Format

Send to

Choose Destination
Eur J Appl Physiol. 2017 Jul;117(7):1287-1298. doi: 10.1007/s00421-017-3598-9. Epub 2017 Apr 26.

Comparison of the recovery response from high-intensity and high-volume resistance exercise in trained men.

Author information

1
Sport and Exercise Science, University of Central Florida, Orlando, FL, 32766, USA. sandro.bartolomei@ucf.edu.
2
The Nat Holman School for Coaches and Instructors, Wingate Institute for Physical Education and Sport, Netanya, Israel.
3
Sport and Exercise Science, University of Central Florida, Orlando, FL, 32766, USA.
4
College of Medicine, University of Central Florida, Orlando, FL, 32766, USA.

Abstract

PURPOSE:

The purpose of this study was to compare the physiological responses of a high-volume (HV; 8 sets of 10 repetitions) versus high-intensity (HI; 8 sets of 3 repetitions) exercise protocol in resistance-trained men.

METHODS:

Twelve men (24.5 ± 4.2 years; 82.3 ± 8.4 kg; 175.2 ± 5.5 cm) with 6.3 ± 3.4 years of resistance training experience performed each protocol in a counterbalanced, randomized order. Performance [counter movement jump peak power (CMJP), isokinetic (ISOK) and isometric leg extension (MVIC), isometric mid-thigh pull (IMTP), and isometric squat (ISQ)] and muscle morphological [cross-sectional area (CSA) of vastus lateralis] assessments were performed at baseline (BL), 30-min (P-30 min), 24-h (P-24 h), 48-h (P-48 h), and 72-h (P-72 h) post-exercise for each testing session. In addition, endocrine (testosterone and cortisol), inflammatory [interleukin-6 (IL-6) and C-reactive protein (CRP)], and markers of muscle damage [creatine kinase (CK), lactate dehydrogenase (LDH), and myoglobin (Mb)] were assessed at the same time points.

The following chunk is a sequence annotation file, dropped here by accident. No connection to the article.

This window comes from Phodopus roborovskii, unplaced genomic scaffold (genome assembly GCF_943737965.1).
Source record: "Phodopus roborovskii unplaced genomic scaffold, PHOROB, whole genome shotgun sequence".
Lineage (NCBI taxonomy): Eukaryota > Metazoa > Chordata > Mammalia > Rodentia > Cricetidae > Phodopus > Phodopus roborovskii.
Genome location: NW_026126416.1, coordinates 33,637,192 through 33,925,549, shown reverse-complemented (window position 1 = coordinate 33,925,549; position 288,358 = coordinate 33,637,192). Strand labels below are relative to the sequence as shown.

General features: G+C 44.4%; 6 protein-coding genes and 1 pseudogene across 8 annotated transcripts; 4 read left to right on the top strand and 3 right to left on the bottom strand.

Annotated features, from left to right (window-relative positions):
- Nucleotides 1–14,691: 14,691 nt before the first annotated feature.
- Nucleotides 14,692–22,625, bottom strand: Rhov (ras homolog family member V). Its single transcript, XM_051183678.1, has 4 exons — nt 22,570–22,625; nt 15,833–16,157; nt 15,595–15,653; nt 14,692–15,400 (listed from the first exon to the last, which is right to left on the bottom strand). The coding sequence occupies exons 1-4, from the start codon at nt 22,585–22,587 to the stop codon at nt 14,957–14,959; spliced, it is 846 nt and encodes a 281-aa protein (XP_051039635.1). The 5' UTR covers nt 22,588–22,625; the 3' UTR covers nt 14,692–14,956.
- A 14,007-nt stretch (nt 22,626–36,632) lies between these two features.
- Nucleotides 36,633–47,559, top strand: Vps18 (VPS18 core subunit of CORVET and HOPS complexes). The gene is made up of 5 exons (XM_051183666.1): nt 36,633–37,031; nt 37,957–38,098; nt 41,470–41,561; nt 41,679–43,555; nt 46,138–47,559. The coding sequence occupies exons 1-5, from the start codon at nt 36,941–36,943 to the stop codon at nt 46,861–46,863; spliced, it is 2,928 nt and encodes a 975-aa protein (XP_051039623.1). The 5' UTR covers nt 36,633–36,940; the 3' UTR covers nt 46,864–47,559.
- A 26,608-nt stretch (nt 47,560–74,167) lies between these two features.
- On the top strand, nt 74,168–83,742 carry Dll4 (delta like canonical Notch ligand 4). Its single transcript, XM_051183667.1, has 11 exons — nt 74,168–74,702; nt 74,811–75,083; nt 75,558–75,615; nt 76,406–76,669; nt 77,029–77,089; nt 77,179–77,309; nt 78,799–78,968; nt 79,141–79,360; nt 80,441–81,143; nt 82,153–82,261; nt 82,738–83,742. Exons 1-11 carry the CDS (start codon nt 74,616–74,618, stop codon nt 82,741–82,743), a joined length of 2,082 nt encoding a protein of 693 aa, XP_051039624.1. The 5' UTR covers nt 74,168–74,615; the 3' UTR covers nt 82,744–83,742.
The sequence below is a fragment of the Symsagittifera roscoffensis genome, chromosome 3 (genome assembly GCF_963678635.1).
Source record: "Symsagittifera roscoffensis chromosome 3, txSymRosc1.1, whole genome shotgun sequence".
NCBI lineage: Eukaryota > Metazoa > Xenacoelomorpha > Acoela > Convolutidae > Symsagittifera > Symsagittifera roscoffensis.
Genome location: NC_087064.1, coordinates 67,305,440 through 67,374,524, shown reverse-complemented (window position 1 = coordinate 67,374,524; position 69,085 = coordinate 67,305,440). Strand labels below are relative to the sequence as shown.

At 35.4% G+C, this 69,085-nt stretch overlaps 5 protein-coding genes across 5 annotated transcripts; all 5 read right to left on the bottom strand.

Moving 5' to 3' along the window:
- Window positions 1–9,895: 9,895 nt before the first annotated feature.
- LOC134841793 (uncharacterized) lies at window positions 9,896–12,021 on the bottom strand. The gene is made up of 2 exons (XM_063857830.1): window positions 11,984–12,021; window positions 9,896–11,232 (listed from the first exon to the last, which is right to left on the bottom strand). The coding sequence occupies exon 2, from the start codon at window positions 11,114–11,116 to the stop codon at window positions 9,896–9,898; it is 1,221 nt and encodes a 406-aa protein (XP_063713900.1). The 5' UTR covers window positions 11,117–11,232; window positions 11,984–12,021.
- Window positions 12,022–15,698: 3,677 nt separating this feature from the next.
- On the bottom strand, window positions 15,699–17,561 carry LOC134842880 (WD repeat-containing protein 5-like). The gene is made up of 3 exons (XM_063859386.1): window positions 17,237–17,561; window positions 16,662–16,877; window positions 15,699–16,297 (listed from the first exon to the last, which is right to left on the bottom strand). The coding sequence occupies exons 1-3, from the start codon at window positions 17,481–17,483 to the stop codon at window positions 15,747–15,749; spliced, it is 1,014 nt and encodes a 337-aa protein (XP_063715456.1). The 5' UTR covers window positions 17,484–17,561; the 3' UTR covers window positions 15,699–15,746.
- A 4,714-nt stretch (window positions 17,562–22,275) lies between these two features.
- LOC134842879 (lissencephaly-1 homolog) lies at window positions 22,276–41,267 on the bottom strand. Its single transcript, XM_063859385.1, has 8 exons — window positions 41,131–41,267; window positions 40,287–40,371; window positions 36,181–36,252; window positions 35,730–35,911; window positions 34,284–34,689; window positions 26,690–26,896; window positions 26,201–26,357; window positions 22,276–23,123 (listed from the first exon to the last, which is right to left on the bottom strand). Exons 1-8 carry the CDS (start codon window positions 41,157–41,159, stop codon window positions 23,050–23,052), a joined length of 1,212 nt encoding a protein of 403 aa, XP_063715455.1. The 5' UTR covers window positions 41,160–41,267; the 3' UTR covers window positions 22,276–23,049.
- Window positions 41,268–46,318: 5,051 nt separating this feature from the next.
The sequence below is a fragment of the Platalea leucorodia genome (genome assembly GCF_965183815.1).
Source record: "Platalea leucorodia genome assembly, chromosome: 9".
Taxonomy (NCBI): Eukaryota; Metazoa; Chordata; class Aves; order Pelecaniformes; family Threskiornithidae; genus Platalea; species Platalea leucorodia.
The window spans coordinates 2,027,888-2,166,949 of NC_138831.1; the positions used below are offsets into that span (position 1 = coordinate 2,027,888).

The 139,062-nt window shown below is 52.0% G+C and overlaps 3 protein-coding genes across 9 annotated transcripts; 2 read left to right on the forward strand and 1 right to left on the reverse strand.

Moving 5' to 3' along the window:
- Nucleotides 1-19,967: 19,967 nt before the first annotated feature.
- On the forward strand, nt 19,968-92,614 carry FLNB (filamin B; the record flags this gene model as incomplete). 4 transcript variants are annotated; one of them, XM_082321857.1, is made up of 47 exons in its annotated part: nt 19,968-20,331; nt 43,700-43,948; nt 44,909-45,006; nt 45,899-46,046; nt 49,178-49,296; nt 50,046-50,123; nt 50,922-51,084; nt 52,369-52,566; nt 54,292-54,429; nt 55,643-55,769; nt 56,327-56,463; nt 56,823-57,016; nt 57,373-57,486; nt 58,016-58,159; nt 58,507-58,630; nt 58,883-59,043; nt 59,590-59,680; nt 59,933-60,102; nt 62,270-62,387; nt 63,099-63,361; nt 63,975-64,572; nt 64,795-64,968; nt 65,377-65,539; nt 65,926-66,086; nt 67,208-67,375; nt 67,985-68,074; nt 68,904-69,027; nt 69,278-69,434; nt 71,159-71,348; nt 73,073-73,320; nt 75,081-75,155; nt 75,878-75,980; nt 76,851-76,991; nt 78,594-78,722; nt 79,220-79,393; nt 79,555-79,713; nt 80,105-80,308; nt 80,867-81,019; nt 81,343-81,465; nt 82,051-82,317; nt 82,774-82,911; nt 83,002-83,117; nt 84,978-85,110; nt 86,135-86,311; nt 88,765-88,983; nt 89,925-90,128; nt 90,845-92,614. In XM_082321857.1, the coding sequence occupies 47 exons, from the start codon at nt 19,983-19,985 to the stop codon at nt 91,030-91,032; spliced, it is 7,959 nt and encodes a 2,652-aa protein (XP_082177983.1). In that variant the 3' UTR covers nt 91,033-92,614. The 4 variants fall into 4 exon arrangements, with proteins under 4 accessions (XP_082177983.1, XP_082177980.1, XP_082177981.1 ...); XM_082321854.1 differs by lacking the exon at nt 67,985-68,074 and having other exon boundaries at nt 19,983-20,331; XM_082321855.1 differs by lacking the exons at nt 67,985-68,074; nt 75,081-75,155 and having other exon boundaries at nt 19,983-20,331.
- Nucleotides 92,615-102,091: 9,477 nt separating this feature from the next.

RESULTS:

Significantly greater reductions in CMJP (p < 0.001), and peak torque during both ISOK (p = 0.003) and MVIC (p = 0.008) at P-30 min were detected in HV compared to HI protocol. MVIC was still impaired at P-72 h following the HV protocol, while no differences were noted following HI. Markers of muscle damage (LDH, CK, and Mb) were significantly elevated following both HV and HI (p < 0.05), while cortisol and IL-6 concentrations were significantly elevated at P-30 min following HV only (p < 0.001 and p < 0.05, respectively).

CONCLUSIONS:

Results indicate that high-volume resistance exercise results in greater performance deficits, and a greater extent of muscle damage, than a bout of high-intensity resistance exercise.

KEYWORDS:

Cortisol; Inflammation; Muscle damage; Performance; Resistance training; Testosterone

PMID:
28447186
DOI:
10.1007/s00421-017-3598-9
[Indexed for MEDLINE]

Supplemental Content

Full text links

Icon for Springer
Loading ...
Support Center